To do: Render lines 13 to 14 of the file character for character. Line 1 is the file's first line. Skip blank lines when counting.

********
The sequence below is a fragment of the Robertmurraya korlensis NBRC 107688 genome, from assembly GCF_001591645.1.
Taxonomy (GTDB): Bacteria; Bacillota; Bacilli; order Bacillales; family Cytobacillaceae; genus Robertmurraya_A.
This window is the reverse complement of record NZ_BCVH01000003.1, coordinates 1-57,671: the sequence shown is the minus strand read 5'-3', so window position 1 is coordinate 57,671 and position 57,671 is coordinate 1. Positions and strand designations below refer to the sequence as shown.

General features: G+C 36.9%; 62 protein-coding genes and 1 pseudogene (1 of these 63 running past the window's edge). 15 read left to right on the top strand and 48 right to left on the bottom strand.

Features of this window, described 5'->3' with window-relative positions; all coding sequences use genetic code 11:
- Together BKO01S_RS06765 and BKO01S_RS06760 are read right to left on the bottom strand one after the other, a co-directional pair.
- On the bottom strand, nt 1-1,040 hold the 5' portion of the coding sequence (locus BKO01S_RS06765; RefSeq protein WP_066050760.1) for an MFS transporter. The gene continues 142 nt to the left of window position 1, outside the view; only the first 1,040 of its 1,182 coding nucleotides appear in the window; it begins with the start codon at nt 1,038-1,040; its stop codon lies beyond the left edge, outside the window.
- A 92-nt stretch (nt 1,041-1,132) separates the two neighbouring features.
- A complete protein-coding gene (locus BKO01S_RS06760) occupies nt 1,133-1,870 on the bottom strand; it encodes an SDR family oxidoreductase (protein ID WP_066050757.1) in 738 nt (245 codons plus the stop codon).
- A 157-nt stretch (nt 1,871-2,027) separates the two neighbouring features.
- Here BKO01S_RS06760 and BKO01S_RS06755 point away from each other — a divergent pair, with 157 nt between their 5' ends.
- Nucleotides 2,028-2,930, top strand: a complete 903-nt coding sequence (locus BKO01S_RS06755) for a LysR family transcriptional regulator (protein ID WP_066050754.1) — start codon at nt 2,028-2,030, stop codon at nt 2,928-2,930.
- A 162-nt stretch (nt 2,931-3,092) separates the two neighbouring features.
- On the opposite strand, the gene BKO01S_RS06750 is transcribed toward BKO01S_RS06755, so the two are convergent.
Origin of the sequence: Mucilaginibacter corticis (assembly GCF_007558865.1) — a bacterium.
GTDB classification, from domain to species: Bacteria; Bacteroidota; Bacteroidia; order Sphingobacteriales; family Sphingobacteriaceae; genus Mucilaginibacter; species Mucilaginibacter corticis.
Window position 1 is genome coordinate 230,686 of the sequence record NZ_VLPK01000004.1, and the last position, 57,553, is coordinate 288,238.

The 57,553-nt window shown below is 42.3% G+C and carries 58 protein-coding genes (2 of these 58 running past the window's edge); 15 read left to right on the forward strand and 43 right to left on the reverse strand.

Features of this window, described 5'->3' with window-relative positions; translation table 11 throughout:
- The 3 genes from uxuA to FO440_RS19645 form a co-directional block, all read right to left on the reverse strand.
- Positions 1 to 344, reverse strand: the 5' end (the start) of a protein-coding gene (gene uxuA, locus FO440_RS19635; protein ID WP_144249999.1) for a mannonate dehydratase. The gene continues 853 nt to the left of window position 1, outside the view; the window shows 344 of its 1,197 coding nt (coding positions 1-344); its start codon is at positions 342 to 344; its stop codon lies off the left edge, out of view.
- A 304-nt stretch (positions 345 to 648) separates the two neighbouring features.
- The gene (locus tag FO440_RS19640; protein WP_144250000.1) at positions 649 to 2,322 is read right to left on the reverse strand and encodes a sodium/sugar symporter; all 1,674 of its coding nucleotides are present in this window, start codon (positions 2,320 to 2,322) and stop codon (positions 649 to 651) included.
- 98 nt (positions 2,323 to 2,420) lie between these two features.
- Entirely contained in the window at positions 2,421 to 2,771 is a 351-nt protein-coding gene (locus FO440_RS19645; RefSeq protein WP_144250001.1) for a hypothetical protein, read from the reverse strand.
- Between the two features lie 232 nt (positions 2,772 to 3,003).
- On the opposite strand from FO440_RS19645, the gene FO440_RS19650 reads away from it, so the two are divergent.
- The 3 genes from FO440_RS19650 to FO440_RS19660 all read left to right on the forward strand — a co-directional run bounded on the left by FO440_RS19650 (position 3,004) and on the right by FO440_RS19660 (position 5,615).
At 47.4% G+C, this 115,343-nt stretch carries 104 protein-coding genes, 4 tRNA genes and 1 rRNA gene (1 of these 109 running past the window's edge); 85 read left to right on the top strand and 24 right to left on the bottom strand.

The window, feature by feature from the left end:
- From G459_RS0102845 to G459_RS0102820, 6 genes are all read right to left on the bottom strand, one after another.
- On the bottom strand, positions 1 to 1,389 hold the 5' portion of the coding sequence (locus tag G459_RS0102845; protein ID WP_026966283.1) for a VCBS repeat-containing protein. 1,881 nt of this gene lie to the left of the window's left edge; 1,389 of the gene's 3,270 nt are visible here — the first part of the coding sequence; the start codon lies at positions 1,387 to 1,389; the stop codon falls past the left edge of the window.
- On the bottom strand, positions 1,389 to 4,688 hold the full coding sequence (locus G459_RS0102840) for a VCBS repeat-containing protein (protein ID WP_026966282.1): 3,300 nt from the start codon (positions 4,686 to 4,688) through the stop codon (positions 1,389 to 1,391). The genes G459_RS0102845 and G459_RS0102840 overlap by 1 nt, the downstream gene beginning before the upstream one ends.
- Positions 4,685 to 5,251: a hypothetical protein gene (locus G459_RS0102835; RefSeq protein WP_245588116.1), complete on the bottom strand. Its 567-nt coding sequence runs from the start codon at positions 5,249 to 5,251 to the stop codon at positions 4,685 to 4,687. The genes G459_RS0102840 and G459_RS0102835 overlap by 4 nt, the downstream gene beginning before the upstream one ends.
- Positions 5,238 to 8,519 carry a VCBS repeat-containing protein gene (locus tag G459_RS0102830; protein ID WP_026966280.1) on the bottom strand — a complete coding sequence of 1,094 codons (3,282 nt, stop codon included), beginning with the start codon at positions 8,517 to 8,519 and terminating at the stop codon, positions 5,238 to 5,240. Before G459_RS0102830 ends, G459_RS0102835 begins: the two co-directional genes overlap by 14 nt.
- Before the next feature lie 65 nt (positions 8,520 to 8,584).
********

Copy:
- A 162-nt stretch (nt 2,931-3,092) separates the two neighbouring features.
- On the opposite strand, the gene BKO01S_RS06750 is transcribed toward BKO01S_RS06755, so the two are convergent.